New Visiting Scholars

Tasew Tafese Tasew Gashaw, PAS visiting scholar, is a PhD candidate in the field of peace and security at Addis Ababa University’s Institute for Peace and Security Studies (IPSS). His dissertation is entitled “Understanding the Nature of Cross-Border Intergroup Conflicts: A Study of Murle and their Neighbours along the Ethiopia-South Sudan Border.” He has a bachelor’s degree in Ethiopian language and literature and a master’s degree in multicultural and multilingual education from Addis Ababa University. His master’s thesis was focused on the Anyuaa Traditional Conflict Resolution. From 2003 to 2013, Gashaw was a lecturer at Gambella Teacher's Education and Health Science College, and from March 2013 to September 2014, he served as Special Secretary to the President of Gambella People's National Regional State.

Chiara Pagano Chiara Pagano, PAS visiting scholar January-March 2017, is a PhD candidate in African History at the University of Roma Tre doctoral program in European and International Studies. She has been an associate PhD student at the Institut de Recherche sur le Maghreb Contemporain of Tunis. Her research interests concern the historical construction of “identity” and “otherness” as instruments of political control, identification, and mobilization in colonial and post-colonial Libya. In order to better address these themes, she has been conducting her research in Libya, Egypt, and Tunisia, where she also studied Modern Standard Arabic.

Silvia CristoforiSilvia Cristofori, PAS visiting scholar October-November 2016, is assistant professor of cultural anthropology at Link Campus University (Rome) and Researcher at the Foundation of Religious Sciences (Fscire, Bologna, Italy), National Research Infrastructure for Historical Religious Studies. She has carried out field and archive research in Rwanda, Italy, and France on religious and political Christian movements in modern and contemporary Africa, which continues to be her main research subject. Her publications include a book on the Pentecostal movement in post-genocide Rwanda (L'Harmattan 2011).

Continuing Visiting Scholars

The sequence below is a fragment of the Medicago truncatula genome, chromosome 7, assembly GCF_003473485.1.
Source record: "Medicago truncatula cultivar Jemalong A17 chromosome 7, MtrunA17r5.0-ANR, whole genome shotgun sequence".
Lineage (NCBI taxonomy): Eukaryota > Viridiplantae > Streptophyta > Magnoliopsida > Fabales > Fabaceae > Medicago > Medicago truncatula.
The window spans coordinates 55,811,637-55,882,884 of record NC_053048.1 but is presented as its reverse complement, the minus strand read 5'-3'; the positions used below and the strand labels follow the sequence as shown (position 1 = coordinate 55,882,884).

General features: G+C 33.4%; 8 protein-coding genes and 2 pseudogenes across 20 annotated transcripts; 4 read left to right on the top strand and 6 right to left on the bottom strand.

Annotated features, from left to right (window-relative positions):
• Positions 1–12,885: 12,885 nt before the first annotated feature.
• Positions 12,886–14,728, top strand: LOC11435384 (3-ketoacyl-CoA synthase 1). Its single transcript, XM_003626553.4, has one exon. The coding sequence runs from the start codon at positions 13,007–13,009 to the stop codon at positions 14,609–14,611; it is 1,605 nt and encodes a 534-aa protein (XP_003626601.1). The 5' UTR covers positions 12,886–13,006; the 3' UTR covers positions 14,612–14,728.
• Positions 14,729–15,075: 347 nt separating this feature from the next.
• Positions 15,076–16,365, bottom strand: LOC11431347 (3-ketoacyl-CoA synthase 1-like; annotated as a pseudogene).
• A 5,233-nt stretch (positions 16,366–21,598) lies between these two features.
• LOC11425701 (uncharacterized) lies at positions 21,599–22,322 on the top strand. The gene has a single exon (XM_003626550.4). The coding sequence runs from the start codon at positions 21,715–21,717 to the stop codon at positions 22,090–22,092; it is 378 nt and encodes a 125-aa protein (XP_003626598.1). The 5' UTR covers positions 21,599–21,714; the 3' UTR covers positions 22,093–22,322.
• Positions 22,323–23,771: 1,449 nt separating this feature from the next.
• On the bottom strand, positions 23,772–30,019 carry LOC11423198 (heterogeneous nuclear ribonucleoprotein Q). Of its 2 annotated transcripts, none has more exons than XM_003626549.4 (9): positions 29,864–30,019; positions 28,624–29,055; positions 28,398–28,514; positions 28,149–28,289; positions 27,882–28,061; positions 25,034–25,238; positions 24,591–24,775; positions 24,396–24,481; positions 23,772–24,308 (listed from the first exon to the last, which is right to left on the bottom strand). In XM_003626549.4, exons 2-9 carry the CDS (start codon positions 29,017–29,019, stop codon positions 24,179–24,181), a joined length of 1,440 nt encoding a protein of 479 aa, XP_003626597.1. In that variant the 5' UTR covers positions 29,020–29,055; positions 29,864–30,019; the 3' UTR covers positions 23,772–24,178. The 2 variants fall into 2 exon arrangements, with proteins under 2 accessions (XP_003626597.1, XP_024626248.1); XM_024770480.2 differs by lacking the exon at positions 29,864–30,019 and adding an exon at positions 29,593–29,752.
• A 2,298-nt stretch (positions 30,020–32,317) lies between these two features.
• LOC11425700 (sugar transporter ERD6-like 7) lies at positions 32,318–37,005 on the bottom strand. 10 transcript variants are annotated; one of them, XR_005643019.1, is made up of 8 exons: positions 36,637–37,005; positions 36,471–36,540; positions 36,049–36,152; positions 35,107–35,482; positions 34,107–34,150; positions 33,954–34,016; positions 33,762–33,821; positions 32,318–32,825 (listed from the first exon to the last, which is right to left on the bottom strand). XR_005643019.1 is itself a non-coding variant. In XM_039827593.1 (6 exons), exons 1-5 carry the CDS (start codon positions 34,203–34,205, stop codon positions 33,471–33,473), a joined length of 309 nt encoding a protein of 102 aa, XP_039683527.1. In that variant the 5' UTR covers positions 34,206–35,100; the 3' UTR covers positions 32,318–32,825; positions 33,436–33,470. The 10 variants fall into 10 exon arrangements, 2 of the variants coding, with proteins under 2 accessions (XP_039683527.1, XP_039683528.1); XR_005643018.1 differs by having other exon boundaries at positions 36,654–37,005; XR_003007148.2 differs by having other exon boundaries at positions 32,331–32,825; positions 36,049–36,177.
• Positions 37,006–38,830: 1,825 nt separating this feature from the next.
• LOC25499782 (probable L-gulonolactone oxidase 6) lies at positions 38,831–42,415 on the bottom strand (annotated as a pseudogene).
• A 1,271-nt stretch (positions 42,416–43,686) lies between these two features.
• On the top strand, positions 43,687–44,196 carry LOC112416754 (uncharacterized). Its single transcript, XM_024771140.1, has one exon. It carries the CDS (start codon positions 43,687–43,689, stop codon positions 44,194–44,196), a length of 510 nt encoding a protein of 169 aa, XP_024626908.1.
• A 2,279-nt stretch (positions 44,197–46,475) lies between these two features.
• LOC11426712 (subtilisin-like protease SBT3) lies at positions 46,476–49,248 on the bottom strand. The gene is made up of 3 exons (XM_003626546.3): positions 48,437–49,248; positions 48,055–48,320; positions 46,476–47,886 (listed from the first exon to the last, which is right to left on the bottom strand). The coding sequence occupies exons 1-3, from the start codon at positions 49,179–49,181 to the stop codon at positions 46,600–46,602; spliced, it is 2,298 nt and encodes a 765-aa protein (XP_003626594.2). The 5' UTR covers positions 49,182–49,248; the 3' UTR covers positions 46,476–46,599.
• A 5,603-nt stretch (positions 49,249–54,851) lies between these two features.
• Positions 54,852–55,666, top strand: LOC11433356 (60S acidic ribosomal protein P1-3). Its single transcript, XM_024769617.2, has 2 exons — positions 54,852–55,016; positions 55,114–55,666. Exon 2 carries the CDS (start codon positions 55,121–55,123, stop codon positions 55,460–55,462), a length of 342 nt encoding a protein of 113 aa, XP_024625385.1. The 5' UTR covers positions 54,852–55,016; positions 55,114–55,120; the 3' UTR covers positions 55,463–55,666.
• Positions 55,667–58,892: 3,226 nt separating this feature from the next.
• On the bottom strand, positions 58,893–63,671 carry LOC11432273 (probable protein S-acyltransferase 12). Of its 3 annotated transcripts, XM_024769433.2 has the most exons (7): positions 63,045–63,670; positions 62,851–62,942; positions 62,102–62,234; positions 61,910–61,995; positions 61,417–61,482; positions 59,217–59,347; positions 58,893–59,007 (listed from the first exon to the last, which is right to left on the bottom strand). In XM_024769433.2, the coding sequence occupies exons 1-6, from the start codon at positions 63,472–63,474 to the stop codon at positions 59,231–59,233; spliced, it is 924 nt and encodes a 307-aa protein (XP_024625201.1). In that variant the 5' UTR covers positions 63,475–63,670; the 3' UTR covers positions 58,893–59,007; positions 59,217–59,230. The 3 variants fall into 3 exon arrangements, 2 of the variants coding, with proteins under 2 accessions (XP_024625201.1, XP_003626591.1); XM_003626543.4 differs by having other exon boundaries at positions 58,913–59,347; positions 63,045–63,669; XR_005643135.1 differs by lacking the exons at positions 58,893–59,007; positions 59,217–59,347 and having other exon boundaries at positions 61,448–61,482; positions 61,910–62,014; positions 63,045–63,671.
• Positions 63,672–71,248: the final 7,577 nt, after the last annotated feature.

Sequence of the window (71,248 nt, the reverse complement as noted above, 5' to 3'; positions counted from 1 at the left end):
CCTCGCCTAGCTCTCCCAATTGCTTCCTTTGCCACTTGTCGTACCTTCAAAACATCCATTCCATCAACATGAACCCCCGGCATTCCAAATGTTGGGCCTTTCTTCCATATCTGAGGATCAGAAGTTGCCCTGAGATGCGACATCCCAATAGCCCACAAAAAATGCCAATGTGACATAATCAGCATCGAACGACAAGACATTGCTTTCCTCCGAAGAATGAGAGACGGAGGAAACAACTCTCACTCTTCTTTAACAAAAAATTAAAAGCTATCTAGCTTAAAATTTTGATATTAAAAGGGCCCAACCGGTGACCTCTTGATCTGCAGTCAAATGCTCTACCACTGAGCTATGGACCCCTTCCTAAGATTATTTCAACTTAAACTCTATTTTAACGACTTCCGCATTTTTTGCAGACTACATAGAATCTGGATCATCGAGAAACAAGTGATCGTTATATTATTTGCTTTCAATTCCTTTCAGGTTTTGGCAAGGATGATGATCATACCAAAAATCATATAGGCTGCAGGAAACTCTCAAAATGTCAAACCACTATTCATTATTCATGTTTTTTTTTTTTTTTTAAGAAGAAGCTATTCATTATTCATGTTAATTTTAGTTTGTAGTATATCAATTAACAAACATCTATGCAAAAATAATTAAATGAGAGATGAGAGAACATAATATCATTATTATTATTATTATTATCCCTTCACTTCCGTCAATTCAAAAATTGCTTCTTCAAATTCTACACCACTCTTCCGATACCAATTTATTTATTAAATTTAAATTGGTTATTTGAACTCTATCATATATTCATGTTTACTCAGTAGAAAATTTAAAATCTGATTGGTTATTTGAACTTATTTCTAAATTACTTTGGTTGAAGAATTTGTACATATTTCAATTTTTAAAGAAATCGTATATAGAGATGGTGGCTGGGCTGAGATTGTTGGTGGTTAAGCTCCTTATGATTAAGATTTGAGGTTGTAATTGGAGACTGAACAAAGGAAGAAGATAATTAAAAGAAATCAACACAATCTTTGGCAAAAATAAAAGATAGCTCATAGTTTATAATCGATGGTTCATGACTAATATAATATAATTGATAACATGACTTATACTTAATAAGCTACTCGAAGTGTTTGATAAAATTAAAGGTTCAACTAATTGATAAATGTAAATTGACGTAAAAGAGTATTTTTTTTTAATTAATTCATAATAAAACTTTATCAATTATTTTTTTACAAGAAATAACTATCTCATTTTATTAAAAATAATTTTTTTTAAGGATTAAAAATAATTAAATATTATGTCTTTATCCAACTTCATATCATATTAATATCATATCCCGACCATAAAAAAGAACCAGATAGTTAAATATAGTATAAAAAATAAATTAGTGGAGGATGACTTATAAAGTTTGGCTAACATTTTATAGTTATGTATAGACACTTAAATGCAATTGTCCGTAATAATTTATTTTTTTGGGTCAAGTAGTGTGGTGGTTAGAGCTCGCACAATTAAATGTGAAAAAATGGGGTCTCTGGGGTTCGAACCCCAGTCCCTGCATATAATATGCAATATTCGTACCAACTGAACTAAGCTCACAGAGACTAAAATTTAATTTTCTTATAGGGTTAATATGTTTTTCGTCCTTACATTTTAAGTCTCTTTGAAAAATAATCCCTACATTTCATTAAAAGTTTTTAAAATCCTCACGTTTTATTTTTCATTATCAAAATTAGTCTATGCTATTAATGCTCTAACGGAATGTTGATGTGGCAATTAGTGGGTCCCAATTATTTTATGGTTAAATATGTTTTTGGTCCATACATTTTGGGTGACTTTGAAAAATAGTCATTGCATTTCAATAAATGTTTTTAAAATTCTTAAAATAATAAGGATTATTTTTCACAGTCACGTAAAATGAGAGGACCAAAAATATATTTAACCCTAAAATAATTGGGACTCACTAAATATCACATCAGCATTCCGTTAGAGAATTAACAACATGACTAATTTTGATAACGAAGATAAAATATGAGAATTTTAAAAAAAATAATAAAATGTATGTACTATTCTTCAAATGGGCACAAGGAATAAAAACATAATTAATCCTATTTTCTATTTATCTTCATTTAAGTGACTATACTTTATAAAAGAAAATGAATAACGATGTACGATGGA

photo of kathleen klausKathleen Klaus, Buffett Postdoctoral Fellow, received her PhD in political science from the University of Wisconsin-Madison and her BA from Smith College. Her dissertation and book project, “Claiming Land: Institutions, Narratives, and Political Violence in Kenya,” examines the relationship between land rights and electoral violence. She received support for her research from the Harry Frank Guggenheim Foundation, the Strauss Center (UT-Austin), the United States Institute of Peace, the Social Science Research Council, and the NSF. Her broader research interests include political violence, African politics, elections, and field research methods. She has also conducted extensive fieldwork in Ghana and Malawi. 

photo of nermeen mouftahNermeen Mouftah, Buffett Postdoctoral Fellow, completed her doctoral work at the University of Toronto in 2014. Her ethnographic research explores how religion is defined, marshaled, and condoned in Egypt today by examining charitable and development interventions. She is currently developing her doctoral research into a monograph that examines a particular form of development—literacy development—in order to investigate how activism for, and techniques of, literacy are imbricated in religious reform that shape public religion in post-Mubarak Egypt. Her interaction with charitable organizations prompted her second major research project that explores how religion shapes the legal, biological, and affective negotiations involved in practices of orphan care.

photo of martha wilfahrtMartha Wilfahrt is a Postdoctoral Fellow in the Department of Political Science at Northwestern University. She studies the political economy of development, with a focus on African politics and is affiliated with the Political Science department and the Program in African Studies. Martha's research interests focus on state-society relations in West Africa, with particular attention to how informal institutions and social structures mediate state action and shape development outcomes. Empirically, this involves studying the effect of state-society relations on social service provision, tax collection and regulatory policy. Martha is currently working on a book manuscript, based on her dissertation, that looks at the long-term impact of pre-colonial institutions on the local politics of public goods delivery in rural Senegal. Other on-going projects include a co-authored project on the role of traditional authorities and informal institutions in the 2014-15 Ebola response as well as a series of papers on central-local fiscal transfers in decentralized Senegal.

For more information about becoming a visiting scholar at PAS, please send the following to african-studies@northwestern.edu:

  • A resume or CV
  • A detailed outline of your actual academic program while at NU, including your goals and what you intend to do while here. (e.g. conduct research, produce publications, audit classes, etc)
  • Names of faculty members at Northwestern with whom you are interested in interacting.
  • Sources of funding. Please note that the Program of African Studies does not provide funding for your visit.